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Joyce Bartz, interim director of special education at School District 65, recommended that one of the two classes serving students with emotional disabilities at Lincolnwood School be moved to Kingsley School. She told Board members on June 18, “Limiting the concentration of students with high needs allows for the effective use of resources to support all students in the building. We believe that this change can provide students in the ED program with greater access to mainstreaming and additional resource staff.”

Under the proposal, that part of the ED program serving students in grades K-2 would be moved from Lincolnwood to Kingsley, and that part of the ED program serving students in grades 3-5 would remain at Lincolnwood. There are currently four students in grades K-2, and six in grades 3-5.

Ms. Bartz added that additional social work services will be available to the program next year. “The ultimate goal of this change is to allow students in the ED program to be more successful academically, socially and emotionally.
“We want our students to be integrated into the fabric of the buildings,” Ms. Bartz continued, “and we thought we could do that with a smaller number of students.”
Assistant Superintendent Ellen Fogelberg said the decision was supported by many people who have worked with the kids in the program.

Several Board members expressed concerns about requiring four students with an emotional disability to transfer to Kingsley. They were further concerned that on a going-forward basis students at the third-grade level would be required to transfer from Kingsley to Lincolnwood.

Tracy Quattrocki noted that King Lab serves children with a disability in the K-8 grade levels, and questioned why Lincolnwood could not serve students across the K-5 grade-levels. She said she would like to see the ED program supported with additional resources at Lincolnwood so that students in the program would not be required to move to a new school.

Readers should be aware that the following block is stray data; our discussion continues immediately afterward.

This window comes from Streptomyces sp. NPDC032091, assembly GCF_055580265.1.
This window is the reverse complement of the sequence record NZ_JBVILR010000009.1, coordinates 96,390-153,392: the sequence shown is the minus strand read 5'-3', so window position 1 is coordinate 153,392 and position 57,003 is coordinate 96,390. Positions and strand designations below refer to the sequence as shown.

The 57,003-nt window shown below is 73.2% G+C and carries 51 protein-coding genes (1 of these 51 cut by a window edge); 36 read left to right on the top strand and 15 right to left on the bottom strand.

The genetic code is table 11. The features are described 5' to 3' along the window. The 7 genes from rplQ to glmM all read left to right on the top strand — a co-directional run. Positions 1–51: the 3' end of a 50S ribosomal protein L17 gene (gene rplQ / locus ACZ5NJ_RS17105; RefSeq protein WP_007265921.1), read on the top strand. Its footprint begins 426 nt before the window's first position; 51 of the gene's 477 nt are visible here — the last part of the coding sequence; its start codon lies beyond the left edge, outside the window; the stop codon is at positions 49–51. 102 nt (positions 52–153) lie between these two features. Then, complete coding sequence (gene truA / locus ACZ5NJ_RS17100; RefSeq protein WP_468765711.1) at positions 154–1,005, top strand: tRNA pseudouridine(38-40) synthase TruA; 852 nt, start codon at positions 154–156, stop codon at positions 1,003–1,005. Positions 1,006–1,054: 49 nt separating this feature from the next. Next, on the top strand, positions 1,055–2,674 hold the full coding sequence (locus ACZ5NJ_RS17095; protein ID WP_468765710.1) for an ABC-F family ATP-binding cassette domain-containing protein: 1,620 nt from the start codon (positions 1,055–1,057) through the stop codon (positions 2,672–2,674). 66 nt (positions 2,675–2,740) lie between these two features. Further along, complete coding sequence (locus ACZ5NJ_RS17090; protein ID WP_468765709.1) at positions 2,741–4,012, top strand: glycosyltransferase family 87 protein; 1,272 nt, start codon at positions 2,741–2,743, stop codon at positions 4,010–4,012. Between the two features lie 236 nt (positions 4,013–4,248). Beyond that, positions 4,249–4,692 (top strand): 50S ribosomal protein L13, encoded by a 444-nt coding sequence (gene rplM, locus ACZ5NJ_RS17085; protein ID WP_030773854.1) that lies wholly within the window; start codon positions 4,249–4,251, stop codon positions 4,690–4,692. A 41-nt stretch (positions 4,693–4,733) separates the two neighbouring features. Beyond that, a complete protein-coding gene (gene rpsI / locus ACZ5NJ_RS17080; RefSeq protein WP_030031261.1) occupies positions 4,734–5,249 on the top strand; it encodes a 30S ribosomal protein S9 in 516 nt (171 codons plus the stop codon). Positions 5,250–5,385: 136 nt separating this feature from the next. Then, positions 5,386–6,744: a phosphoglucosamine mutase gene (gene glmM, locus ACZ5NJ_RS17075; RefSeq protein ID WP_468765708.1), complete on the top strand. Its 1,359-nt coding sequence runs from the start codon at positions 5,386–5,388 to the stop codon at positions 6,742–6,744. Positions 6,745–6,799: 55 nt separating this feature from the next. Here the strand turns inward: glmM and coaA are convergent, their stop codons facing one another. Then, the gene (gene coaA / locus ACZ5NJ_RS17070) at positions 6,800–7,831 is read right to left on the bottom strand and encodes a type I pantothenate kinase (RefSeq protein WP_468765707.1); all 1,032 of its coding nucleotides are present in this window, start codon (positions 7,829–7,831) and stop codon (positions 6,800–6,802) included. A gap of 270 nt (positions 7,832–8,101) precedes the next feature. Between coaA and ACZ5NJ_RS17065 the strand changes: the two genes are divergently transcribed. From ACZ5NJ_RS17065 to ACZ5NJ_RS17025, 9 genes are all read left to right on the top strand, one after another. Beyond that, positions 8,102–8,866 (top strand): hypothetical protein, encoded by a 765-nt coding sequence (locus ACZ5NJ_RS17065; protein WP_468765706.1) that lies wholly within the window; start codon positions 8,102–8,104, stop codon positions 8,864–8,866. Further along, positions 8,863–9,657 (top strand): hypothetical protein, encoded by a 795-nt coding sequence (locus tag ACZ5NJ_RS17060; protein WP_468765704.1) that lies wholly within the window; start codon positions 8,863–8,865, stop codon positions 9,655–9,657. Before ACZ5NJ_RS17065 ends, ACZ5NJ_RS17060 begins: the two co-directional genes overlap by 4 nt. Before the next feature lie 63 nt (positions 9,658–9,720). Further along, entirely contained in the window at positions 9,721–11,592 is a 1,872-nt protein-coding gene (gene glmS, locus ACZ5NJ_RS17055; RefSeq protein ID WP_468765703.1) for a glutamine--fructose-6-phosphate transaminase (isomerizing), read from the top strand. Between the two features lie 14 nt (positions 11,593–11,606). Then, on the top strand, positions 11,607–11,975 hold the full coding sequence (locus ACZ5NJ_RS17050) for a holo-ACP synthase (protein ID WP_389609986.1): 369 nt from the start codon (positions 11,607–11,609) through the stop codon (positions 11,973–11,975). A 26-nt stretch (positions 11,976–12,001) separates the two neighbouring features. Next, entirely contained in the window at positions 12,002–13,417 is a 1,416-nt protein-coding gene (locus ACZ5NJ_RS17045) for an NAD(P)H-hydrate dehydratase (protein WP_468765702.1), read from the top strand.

Jerome Summers said, “I would tend not to move them.”
Richard Rykhus asked whether families had been informed of the potential move. Ms. Bartz said three of the four families who would be impacted were informed, and they did not disagree with decision. When he asked if parents were told that not all staff would move with the program, Ms. Bartz said they were not.

Board president Katie Bailey said she would like to ensure that all of the families be fully informed. Based on an informal poll of the Board, she said a majority of the Board did not object to the move.

Ms. Bailey said that by moving the ED program, the Board was not signaling a retreat from a goal stated in the District’s strategic plan that the District will “maximize continuity of program placement and services for special needs students.”

“I support Ms. Bartz’s effort to improve services for kids with emotional disabilities” said Cari Levin, founder of Citizens for Appropriate Special Education (CASE). “However, I am concerned about the program being moved because it causes a disruption for these vulnerable kids and also sets them up to face another transition back to Lincolnwood when they enter third grade. 

“Also, the administration’s belief that too many ‘high needs’ students in one school taxes the resources beyond capacity is a concern,” Ms. Levin continued. “There are other schools in the District in which self-contained programs are located and ample services and supports are provided. 

Ms. Levin added that a key to the success of a program for students with an emotional disability is adequate staffing, including assigning a social worker to the program on a full-time basis.